Emily Sianto Pertet, the mother of 8-year-old Trevor Lerionka, who was killed in a school bus accident in 2015, has been fighting for justice and compensation for nearly a decade. 

“I have tried to reach the registrar of Kajiado High Court, but I don’t know what’s going on. It’s been nine years, nine years of pain and agony, and nobody is telling you anything. I feel that someone is deliberately derailing my son’s case,” she laments.

Trevor, a Standard Three pupil at St Annes Kisaju Academy, died on September 10, 2015, at around 4pm along the Isinya-Kitengela road.

He was knocked down and run over by a speeding lorry moments after alighting from the school bus. 

In July 2017, Jeremy Masila died on his maiden trip with a bus belonging to St Augustine School Tudor. 

In a highly publicised case, Masila reportedly dropped through an opening on the floor of the bus, and the wheel of the bus crushed him to death. 

The school had allegedly covered the hole with a PVC carpet.

“This was really heartbreaking, and even traumatic to the rest of the learners. Why the school had ignored fixing this issue, is tough to understand,” said Francis Auma, a Mombasa-based human rights defender. 

St Augustine head teacher Kesi Sarah and four others, Venant Mwaliko Mwasaru, Vald Mbadi, Abednego Fundi and Charo Kazungu, were charged with murder but were later acquitted.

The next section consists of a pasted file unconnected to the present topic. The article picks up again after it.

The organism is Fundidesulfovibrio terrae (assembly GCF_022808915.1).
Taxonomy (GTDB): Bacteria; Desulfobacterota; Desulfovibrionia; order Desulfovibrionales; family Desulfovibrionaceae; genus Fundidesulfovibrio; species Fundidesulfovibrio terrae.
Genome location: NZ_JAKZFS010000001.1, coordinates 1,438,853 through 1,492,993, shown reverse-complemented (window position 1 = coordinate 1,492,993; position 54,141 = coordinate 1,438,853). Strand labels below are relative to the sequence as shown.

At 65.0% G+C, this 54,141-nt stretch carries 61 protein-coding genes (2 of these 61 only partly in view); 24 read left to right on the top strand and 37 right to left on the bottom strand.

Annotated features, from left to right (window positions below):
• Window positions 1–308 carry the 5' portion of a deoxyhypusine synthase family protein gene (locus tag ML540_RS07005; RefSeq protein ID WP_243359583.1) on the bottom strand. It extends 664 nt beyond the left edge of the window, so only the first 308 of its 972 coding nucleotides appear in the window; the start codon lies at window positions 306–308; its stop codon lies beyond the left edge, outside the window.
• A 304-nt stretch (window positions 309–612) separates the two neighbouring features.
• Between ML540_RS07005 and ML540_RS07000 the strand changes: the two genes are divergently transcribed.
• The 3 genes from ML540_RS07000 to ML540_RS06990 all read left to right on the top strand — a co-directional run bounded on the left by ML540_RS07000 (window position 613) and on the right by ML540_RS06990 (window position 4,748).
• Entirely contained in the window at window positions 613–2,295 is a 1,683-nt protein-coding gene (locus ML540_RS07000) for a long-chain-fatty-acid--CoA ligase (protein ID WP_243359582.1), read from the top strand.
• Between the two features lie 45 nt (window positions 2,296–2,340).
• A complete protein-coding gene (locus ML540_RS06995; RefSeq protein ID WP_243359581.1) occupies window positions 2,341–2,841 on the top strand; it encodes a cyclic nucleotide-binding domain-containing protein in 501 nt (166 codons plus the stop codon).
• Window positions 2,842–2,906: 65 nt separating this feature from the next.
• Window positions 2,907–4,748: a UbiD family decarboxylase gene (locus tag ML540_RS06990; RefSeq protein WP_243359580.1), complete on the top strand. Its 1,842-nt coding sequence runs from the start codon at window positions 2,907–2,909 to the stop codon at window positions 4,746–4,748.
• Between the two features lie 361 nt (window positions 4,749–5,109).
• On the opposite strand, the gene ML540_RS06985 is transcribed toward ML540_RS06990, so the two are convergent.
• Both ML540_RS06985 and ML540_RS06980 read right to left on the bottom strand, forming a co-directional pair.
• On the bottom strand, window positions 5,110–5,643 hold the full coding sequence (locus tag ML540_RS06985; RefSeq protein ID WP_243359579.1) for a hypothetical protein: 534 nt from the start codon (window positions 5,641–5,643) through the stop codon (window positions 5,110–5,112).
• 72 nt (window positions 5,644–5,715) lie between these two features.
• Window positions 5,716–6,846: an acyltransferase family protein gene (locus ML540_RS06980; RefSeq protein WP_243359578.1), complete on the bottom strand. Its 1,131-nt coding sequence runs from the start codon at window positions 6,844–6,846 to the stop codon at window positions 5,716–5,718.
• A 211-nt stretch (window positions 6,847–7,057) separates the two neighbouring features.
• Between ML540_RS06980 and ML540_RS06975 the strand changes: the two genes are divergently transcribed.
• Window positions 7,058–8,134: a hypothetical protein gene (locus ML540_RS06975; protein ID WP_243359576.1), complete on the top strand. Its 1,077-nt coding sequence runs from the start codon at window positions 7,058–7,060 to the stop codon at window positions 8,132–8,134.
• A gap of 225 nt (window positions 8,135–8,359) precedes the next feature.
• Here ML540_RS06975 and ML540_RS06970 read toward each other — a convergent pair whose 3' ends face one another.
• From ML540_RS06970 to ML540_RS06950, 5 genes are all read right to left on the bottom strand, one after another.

In Kenya, the law requires that school buses must possess a valid Road Service Licence, a valid inspection certificate, and a functional speed limiter. 

Drivers, on the other hand, are required to hold the requisite Driving Licence. However, our investigations revealed that these regulations are often flouted, with little consequence.

Our investigations uncovered another sinister threat lurking within the school transport system. Sexual predators are preying on innocent children. 

In April 2023, a three-year-old girl was defiled by her school bus conductor (name with held) at a school in Nairobi. 

Despite the grave allegations, the school has not suspended the conductor, raising concerns from children’s rights groups.

“You cannot have such gross allegations hanging on someone and still allow him to work anywhere near our children,” warns Daniel Odongo, a children’s rights officer attached to Life Guard Kenya. 

In Kitengela, Kajiado County, a 13-year-old girl who was visiting her kin from Western Kenya was allegedly defiled by a driver of a Kitengela-based school, during April holidays. 

Government officials say they are taking bold steps to address safety of the little ones, but for those cruelly killed and defiled, grieving families may never fully heal.